Smoking at any time in a person’s life causes many health risks. In Canada today, young women are more likely than any other group to start smoking. When these women begin having babies, they risk the health of their children every day they continue to smoke.
Pregnancies are deeply and negatively affected by smoking, including second hand smoke. A pregnant woman who smokes risks two lives, her own and her baby’s. In particular, infants of smokers are more likely to die of SIDS. Children of smokers are more likely to suffer from asthma, lung and ear infections, and miss time from school. They are also more prone to behaviour problems and ADD (Attention Deficit Disorder). Studies have shown that they have an average IQ of 15 points less than the children of non-smokers!
With each inhalation, tar compounds build up in the woman’s lungs. Nicotine and other toxic substances, such as cyanide, sulphide, carbon monoxide and cancer-causing hydrocarbons, enter her blood stream. These substances pass through the barrier of the placenta (the baby’s life support system) to the fetus (unborn baby). In the baby’s system, these substances often reach higher levels than in the mother.
Nicotine reduces the amount of blood flowing to the uterus and the baby inside by 30 to 40 per cent. This means the baby is not getting the nutrients and oxygen it needs. This is one way that smoking interferes with normal growth of the baby. It also directly affects the developing lungs and brain, resulting in short or long-term changes.
Smoking appears to trigger the release of a stress hormone in the baby. Each time a cigarette is smoked, this hormone makes the baby’s heart rate increase. The carbon monoxide that accumulates with smoking forms a compound that interferes with the release of oxygen to the baby.
We may not be aware of all of the harmful effects that smoking has on pregnancy, but what we do know is frightening.
Smoking contributes to infertility, so smokers may have more difficulty getting pregnant than non-smokers. Smokers are also more likely to have a miscarriage, stillbirth, premature delivery, severe bleeding in pregnancy, and disturbed growth in the baby.
Table 1: Complications of pregnancy associated with smoking
|Intrauterine growth restrictAion (IUGR)
||The baby does not grow to its full potential while in the uterus (womb) and is smaller than normal.|
|Placental abruption||The placenta separates partly or completely from the wall of the uterus. This can result in a large blood loss, death of the baby and sometimes the mother.|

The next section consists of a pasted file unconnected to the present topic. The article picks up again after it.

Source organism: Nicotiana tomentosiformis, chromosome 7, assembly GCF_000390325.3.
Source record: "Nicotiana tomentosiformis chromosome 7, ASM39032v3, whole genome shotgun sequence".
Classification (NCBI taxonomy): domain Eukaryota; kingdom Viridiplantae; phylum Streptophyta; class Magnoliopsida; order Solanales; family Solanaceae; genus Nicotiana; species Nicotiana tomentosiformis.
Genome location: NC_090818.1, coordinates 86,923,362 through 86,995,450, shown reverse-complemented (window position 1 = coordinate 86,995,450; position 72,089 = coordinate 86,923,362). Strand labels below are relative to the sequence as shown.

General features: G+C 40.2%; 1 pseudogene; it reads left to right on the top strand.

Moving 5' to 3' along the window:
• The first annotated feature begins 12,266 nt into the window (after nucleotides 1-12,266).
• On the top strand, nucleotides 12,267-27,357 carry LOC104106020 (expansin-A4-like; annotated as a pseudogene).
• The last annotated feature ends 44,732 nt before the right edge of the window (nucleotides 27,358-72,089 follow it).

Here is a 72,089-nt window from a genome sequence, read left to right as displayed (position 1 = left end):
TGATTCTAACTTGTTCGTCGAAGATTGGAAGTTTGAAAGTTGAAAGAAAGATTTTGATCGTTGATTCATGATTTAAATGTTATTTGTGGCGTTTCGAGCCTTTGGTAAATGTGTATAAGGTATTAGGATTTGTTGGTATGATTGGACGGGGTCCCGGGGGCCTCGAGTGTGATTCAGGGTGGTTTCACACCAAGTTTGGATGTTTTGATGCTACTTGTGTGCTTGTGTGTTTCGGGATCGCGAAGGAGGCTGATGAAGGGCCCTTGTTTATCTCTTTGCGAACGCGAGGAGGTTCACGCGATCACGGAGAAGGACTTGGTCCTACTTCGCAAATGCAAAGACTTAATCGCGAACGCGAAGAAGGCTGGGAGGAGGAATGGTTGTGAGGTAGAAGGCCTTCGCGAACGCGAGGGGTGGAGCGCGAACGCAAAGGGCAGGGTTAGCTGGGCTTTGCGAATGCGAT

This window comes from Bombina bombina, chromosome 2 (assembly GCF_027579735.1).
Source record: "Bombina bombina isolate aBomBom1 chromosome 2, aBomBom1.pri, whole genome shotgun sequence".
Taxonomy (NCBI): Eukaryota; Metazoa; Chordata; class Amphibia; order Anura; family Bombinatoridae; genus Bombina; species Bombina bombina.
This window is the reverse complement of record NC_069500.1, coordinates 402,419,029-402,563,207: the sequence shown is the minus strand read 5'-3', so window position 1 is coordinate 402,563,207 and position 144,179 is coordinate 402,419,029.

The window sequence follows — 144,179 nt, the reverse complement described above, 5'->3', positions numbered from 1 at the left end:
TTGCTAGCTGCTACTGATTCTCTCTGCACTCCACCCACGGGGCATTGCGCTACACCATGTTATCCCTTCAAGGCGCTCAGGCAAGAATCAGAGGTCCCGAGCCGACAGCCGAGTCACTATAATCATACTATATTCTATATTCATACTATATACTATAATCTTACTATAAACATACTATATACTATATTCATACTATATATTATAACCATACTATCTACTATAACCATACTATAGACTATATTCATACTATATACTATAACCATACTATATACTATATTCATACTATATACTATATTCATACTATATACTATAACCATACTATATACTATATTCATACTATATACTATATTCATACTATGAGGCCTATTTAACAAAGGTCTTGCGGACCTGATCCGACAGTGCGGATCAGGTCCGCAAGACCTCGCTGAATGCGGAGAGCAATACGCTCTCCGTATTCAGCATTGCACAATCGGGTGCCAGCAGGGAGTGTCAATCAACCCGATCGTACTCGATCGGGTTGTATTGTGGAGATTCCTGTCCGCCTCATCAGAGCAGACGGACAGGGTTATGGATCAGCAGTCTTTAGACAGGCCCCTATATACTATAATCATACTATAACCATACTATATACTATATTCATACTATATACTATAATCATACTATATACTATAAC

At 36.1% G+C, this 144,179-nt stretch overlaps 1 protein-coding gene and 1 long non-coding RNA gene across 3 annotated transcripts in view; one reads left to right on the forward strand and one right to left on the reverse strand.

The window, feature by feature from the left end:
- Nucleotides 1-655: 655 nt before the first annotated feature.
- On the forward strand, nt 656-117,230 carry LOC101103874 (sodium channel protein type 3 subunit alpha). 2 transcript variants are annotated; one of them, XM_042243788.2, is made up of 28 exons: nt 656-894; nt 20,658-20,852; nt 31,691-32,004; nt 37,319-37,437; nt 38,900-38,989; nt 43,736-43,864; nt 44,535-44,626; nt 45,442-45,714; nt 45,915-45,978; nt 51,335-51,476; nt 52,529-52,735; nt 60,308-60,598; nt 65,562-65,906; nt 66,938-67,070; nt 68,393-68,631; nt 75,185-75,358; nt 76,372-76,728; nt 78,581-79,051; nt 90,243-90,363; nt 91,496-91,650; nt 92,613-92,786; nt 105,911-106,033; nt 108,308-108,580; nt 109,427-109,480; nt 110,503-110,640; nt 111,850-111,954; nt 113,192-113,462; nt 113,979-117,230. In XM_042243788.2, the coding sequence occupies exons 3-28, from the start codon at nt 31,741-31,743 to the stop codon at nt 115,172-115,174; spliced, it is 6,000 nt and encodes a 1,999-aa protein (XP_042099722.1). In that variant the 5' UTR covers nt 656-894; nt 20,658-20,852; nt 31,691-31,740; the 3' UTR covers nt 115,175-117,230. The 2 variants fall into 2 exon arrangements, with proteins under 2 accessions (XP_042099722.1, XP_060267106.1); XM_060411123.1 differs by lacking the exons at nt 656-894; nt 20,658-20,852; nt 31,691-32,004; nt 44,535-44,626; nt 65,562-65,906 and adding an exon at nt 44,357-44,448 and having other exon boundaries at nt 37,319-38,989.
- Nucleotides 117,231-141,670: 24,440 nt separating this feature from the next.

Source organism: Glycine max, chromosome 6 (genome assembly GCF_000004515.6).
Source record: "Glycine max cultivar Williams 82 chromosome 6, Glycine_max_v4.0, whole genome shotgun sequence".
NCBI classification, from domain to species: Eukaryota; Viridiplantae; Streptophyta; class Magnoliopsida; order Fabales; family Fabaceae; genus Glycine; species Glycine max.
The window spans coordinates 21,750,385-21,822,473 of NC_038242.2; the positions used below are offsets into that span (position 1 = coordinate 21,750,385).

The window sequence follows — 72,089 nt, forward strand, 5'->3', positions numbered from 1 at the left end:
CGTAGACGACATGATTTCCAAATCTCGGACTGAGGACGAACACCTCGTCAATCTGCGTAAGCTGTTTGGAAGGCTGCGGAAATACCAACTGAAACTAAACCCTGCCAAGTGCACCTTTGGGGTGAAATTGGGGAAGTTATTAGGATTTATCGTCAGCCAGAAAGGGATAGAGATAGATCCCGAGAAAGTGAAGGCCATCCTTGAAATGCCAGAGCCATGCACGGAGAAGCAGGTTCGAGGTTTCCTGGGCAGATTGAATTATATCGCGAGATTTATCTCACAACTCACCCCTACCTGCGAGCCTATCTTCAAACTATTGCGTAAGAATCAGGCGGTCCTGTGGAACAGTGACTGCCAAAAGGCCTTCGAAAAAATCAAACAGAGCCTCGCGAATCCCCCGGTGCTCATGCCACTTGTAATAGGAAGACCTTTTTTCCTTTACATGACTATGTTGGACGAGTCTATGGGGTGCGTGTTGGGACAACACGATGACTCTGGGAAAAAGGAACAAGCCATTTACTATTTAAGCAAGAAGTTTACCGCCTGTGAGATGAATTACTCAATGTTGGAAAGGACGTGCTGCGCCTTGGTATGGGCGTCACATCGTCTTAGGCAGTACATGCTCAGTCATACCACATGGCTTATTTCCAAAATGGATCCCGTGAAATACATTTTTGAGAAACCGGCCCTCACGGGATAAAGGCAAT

|Placenta previa||The placenta lies partly or completely over the cervix. This can result in a large blood loss, death of the baby and sometimes the mother. Delivery is usually by caesarean section.|
|Prematurity||The baby is born much earlier than expected, may require special care and may suffer long-term effects.|
|Prelabour rupture of membranes (PROM)||The sac of water around the baby breaks or leaks before the start of labour.|
|Deep vein thrombosis and pulmonary embolus||Blood clots may form in the mother’s veins and pieces of clot may break off and go to her lungs.|
|Hypertension in pregnancy||High blood pressure during pregnancy.|
|Stillbirth||Death of the baby before birth.|
|Fetal intolerance to labour||During labour, the baby does not cope with the stress of contractions. The labour is more likely to require interventions like forceps or caesarean section.|
If all pregnancies were smoke-free, the rate of low birth weight babies would be half what it is now. However, smaller babies do not necessarily mean an easier delivery.
The baby is small because her blood supply has been reduced. This increases the chance of trouble in labour. Interventions that may be needed include:
By delivering a healthy baby that has grown to its full potential, a mother is more likely to avoid these problems.
No! While quitting may be stressful for the mother, and the baby may feel some stress, it is not nearly as stressful as continuing to smoke. Ideally, women should quit before they get pregnant to grow the healthiest babies. Still, studies show that quitting in early pregnancy can undo the risks caused by smoking.
The more cigarettes smoked during pregnancy, the more complications occur as a result. For this reason, even if she cannot quit completely. A pregnant woman should try to cut down as much as possible.
Using nicotine patches or gum during pregnancy to assist with quitting is controversial because nicotine can harm the developing baby. Some doctors feel that if a woman cannot quit alone, using nicotine aids temporarily is better than continuing to smoke. Many resources are available to women who wish to quit. Talk to your family doctor or pharmacist. You can also find details on www.familyhealthonline.ca (search ‘quit smoking’).
Second hand smoke is also a concern. A woman exposed to a large amount of tobacco smoke is affected to the same degree as a woman who is a light smoker. Family, friends and co-workers should not smoke around pregnant women. Women who are pregnant should avoid smoky environments as much as possible. If a mother continues the habit after pregnancy, second hand smoke can affect her baby’s health.